Well, kinda mostly.
Cyberplex reported $26.0 in revenue for the quarter, a 172% improvement over Q2, 2009, and a 18.8% sequential decline from the $32 million reported for Q1, 2009. Due to historical seasonality in performance, the consensus forecast implied a 29.3% sequential decline, or $22.6 million. So, CX beat this estimate.(and the Google correlation seems to hold)
EBITDA was reported at $2.5 million or $0.03 per fully diluted share, ahead of $2.2 million consensus forecast, implying a 10% margin on revenue. CX beat this estimate.
Management stated during the investor conference call that margins were inline with expectations, and that EBITDA margins going forward should be maintained at around the 10% level for the next few quarters.
Net Income was reported at $1.0 million or $0.01 EPS, versus $0.02 EPS consensus estimate. This was a miss.
Foreign currency translation losses were high for the quarter at $1.3 million or $0.02 per share due to the surging loonie versus the U.S. dollar. During the conference call, management admitted that currency hedging strategies for the quarter did not work. For Q3, the company has hedged currency translation for the month of July and plans to continue to implement more aggressive "layered" hedging strategies for currency going forward, which should benefit earnings for Q3 and Q4.
Notwithstanding the FX-driven EPS miss, according to management, the company generated $3.4 million in free cashflow, or $0.05 per fully diluted share for the second quarter.
Gross Margins were reported at 30% for the quarter, a 13% decline from 34% reported during Q2, 2008, and a small sequential decline from 31% reported for Q1, 2009. Management is targeting 30% GM +/- 2% going forward and Q2 GM was in range. Gross Margins were inline with expectations. However, Gross Margin is a measurement that analysts need to monitor for further erosion going forward. Increasing competition could result in price erosion. Executionally, the company could offset pricing pressure through new categories (eg. social networking platforms), and both leveraging and building out its analytical capabilities to provide advertisers and publishers more value-added services. As well, management hinted at the possibility of increasing the scale of its own ad inventory, thus reducing its reliance on affiliates and third-party publishers.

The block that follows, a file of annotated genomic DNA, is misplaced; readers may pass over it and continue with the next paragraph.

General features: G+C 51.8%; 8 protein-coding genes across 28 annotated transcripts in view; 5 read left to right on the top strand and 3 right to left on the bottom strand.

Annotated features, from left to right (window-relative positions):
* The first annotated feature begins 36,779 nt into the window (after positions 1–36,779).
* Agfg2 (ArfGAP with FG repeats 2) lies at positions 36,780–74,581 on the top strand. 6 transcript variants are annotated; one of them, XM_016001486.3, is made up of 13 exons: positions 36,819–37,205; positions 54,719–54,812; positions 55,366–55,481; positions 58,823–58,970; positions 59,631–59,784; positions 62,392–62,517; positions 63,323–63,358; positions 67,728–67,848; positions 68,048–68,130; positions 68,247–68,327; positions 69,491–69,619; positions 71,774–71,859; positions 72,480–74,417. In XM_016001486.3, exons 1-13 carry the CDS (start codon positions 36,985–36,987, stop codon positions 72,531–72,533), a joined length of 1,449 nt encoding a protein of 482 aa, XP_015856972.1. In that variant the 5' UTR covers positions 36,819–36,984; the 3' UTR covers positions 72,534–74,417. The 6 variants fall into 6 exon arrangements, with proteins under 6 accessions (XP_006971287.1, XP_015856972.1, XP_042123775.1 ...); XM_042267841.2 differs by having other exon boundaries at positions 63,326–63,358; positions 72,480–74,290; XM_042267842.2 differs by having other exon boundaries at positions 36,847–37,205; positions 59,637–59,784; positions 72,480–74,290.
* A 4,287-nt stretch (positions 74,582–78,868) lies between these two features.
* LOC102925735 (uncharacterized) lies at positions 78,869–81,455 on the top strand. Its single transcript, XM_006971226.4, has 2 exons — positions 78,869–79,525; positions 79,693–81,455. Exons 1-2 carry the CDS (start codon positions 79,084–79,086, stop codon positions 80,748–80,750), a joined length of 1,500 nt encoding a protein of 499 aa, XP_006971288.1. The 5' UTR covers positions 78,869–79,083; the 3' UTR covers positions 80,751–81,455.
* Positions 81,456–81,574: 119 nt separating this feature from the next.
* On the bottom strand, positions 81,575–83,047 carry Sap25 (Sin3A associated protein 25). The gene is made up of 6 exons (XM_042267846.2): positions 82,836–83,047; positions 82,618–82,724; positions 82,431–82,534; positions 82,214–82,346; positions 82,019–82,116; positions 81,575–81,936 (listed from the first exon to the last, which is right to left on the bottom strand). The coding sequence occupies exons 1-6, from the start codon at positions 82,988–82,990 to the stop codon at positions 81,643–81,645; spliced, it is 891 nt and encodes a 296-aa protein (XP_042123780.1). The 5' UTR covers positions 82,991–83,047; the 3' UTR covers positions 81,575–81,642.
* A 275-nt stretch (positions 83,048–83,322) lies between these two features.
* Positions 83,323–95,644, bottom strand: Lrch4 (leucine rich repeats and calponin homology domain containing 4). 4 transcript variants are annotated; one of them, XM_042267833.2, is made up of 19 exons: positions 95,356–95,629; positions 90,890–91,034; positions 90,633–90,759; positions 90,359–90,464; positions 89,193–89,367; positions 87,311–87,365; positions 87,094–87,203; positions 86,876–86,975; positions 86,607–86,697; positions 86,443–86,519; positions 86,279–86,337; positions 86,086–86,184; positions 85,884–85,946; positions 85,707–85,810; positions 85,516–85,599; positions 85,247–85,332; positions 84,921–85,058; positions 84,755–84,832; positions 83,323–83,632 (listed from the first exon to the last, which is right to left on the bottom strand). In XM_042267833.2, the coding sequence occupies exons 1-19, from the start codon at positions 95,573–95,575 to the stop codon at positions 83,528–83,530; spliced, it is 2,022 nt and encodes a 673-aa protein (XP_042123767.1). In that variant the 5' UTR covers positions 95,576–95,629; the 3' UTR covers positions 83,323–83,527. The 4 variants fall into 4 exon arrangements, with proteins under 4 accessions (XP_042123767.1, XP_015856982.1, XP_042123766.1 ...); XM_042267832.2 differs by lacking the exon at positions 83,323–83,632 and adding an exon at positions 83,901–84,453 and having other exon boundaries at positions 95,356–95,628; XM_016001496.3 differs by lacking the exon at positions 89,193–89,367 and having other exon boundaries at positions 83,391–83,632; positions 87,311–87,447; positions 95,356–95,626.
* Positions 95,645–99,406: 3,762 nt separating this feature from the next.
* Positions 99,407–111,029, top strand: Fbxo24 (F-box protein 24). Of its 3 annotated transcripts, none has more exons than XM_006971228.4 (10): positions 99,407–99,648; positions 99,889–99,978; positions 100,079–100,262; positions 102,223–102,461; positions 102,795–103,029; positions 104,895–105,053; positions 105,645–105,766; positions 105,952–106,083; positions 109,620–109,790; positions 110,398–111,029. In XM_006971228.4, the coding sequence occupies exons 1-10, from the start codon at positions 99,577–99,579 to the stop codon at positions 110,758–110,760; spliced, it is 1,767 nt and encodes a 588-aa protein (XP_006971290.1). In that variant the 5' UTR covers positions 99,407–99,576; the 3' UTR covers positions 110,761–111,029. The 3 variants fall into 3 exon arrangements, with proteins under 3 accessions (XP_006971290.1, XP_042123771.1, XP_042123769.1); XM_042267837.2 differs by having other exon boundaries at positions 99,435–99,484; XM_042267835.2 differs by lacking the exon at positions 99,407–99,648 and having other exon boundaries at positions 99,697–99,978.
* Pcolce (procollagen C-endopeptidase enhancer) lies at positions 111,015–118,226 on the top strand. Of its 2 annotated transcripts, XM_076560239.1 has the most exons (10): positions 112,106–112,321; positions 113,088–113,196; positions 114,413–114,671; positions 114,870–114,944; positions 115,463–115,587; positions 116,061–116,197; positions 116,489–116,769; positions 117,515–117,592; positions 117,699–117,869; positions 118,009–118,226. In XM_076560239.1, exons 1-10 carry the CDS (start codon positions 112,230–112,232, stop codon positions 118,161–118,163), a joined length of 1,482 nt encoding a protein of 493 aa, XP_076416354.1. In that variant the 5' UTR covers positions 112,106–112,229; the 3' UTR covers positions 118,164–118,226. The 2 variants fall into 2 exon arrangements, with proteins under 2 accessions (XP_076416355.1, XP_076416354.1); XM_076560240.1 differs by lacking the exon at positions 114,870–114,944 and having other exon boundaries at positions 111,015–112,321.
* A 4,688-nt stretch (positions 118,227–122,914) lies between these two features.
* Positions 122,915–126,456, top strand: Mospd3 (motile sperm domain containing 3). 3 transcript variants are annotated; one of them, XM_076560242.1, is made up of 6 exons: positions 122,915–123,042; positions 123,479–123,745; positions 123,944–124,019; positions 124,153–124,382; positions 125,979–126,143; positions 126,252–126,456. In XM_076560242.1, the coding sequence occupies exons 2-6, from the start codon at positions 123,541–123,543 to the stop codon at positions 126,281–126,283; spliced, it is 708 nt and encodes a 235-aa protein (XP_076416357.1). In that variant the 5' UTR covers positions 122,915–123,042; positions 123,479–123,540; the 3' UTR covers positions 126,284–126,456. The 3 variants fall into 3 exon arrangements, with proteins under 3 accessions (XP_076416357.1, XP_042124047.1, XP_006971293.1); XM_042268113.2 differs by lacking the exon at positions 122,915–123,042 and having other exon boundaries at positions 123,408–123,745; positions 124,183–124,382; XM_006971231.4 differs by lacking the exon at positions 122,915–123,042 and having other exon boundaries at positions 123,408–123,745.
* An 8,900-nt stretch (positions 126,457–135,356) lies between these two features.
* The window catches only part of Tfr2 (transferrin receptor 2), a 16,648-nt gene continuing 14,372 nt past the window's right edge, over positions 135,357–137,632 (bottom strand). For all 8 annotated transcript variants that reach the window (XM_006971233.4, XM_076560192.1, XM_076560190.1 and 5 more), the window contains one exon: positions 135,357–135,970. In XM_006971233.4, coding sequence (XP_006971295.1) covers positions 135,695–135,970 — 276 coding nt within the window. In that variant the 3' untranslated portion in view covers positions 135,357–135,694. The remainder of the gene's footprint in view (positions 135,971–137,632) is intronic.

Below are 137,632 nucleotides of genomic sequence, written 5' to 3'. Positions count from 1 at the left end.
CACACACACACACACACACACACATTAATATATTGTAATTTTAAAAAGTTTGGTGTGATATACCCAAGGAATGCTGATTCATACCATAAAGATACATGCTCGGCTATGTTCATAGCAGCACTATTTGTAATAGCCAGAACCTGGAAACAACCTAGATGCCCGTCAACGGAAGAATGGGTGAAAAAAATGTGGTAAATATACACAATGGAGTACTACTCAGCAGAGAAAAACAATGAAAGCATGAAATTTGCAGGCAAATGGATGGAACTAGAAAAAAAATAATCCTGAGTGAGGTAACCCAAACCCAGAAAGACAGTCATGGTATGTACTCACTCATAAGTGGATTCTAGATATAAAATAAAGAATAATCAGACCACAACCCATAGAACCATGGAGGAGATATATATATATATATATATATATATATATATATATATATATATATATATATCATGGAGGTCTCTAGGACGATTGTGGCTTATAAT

As for H2 outlook, to reflect historical patterns, revenue should be forecast by analysts to decline sequentially again in Q3 from Q2, with a surge in Q4. Upside performance surprises could come in the form of deals with top 50 publishers, or more likely, significant national and multi-national advertisers. As well, the Company continues to expand its sales force with digital ad sales specialists (there is probably quite a bit of talent hanging around after all of the recent media cuts). More sales horsepower should increase revenue momentum for Q4 and Q1 2010, although analysts should be watching operating margins closely over the next few quarters to measure sales effectiveness.
Fundamentally, this story remains intact for H2 2009 as one of the more intriguing success stories during this recession. It is unlikely that we will see another major "gap up" in H2 performance this year like we did for Q4 2008. However, with a solid balance sheet, an improving world economy, a bullish outlook by management, and increasing interest in CPA advertising, H2 looks to be very solid. Analysts are likely to overlook the FX issues for now, and they should be pleased that the company beat forecasts for sales and EBITDA. Analysts are likely to scrutinize margin risk in future quarters.
With respect to potential acquisitions, the Burst Media opportunity is probably over for now. However, there are a lot of potentially accretive substitute opportunities around.
Disclosure: I own CX.